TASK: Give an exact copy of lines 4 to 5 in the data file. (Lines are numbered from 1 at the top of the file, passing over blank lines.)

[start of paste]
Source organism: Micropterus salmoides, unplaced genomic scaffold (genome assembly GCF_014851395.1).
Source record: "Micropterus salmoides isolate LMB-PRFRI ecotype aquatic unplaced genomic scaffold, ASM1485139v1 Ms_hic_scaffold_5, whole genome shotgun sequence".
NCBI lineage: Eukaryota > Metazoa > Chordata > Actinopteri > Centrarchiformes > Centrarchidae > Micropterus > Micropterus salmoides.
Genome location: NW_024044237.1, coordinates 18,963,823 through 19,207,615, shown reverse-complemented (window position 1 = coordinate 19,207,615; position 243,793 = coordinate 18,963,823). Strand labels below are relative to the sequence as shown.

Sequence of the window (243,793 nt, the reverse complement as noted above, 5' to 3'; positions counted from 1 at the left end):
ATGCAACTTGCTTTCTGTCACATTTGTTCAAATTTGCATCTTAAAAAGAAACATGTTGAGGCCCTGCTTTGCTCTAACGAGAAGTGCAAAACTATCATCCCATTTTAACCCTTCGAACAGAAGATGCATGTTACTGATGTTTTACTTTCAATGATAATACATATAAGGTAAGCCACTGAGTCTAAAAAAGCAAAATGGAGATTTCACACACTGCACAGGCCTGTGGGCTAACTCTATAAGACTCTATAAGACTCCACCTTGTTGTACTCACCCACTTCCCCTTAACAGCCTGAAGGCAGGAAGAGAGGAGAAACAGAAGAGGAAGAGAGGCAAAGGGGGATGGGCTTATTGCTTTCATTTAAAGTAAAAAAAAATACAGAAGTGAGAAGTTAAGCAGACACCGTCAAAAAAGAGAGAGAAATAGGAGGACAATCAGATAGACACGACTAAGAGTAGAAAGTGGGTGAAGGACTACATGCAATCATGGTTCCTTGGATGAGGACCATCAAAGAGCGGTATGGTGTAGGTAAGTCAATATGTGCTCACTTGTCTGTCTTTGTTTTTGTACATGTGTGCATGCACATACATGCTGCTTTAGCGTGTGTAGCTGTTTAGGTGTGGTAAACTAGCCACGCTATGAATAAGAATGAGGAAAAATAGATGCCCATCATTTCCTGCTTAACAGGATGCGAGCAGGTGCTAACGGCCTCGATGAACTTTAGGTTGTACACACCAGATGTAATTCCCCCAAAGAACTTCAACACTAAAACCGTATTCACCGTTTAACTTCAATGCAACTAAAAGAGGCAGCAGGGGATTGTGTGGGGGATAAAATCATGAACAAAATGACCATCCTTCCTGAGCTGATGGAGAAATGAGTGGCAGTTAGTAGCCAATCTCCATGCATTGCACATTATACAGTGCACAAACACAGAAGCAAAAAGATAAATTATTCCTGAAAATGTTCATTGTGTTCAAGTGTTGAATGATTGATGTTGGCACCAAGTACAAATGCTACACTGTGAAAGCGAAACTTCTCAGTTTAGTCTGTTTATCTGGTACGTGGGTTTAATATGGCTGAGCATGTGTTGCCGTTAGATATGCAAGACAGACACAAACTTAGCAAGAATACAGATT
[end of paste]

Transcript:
Genome location: NW_024044237.1, coordinates 18,963,823 through 19,207,615, shown reverse-complemented (window position 1 = coordinate 19,207,615; position 243,793 = coordinate 18,963,823). Strand labels below are relative to the sequence as shown.

Sequence of the window (243,793 nt, the reverse complement as noted above, 5' to 3'; positions counted from 1 at the left end):